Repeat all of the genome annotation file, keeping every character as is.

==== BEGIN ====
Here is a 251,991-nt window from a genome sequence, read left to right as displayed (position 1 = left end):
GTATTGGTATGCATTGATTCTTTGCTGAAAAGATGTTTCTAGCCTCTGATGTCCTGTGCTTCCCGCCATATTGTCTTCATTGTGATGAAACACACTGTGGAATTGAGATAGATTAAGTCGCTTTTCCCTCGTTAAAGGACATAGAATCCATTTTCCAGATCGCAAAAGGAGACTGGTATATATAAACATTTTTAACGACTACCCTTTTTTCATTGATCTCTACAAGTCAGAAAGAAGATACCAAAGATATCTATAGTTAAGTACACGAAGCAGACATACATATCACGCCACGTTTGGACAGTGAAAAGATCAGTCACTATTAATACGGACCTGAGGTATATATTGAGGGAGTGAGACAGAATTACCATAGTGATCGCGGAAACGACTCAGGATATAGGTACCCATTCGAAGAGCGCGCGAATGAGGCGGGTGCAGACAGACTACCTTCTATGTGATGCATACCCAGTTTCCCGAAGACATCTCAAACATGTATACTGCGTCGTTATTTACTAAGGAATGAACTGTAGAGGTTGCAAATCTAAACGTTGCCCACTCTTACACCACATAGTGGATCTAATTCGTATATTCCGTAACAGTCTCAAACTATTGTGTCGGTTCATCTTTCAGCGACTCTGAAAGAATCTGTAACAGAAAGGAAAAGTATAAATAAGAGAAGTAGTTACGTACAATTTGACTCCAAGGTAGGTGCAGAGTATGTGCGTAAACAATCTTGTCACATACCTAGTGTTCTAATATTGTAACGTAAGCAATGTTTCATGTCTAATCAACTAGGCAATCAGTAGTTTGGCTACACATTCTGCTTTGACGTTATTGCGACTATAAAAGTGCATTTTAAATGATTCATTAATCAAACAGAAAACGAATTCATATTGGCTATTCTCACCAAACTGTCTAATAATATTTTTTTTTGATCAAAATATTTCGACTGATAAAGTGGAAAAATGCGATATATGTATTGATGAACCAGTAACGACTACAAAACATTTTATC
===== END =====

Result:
Here is a 251,991-nt window from a genome sequence, read left to right as displayed (position 1 = left end):
GTATTGGTATGCATTGATTCTTTGCTGAAAAGATGTTTCTAGCCTCTGATGTCCTGTGCTTCCCGCCATATTGTCTTCATTGTGATGAAACACACTGTGGAATTGAGATAGATTAAGTCGCTTTTCCCTCGTTAAAGGACATAGAATCCATTTTCCAGATCGCAAAAGGAGACTGGTATATATAAACATTTTTAACGACTACCCTTTTTTCATTGATCTCTACAAGTCAGAAAGAAGATACCAAAGATATCTATAGTTAAGTACACGAAGCAGACATACATATCACGCCACGTTTGGACAGTGAAAAGATCAGTCACTATTAATACGGACCTGAGGTATATATTGAGGGAGTGAGACAGAATTACCATAGTGATCGCGGAAACGACTCAGGATATAGGTACCCATTCGAAGAGCGCGCGAATGAGGCGGGTGCAGACAGACTACCTTCTATGTGATGCATACCCAGTTTCCCGAAGACATCTCAAACATGTATACTGCGTCGTTATTTACTAAGGAATGAACTGTAGAGGTTGCAAATCTAAACGTTGCCCACTCTTACACCACATAGTGGATCTAATTCGTATATTCCGTAACAGTCTCAAACTATTGTGTCGGTTCATCTTTCAGCGACTCTGAAAGAATCTGTAACAGAAAGGAAAAGTATAAATAAGAGAAGTAGTTACGTACAATTTGACTCCAAGGTAGGTGCAGAGTATGTGCGTAAACAATCTTGTCACATACCTAGTGTTCTAATATTGTAACGTAAGCAATGTTTCATGTCTAATCAACTAGGCAATCAGTAGTTTGGCTACACATTCTGCTTTGACGTTATTGCGACTATAAAAGTGCATTTTAAATGATTCATTAATCAAACAGAAAACGAATTCATATTGGCTATTCTCACCAAACTGTCTAATAATATTTTTTTTTGATCAAAATATTTCGACTGATAAAGTGGAAAAATGCGATATATGTATTGATGAACCAGTAACGACTACAAAACATTTTATC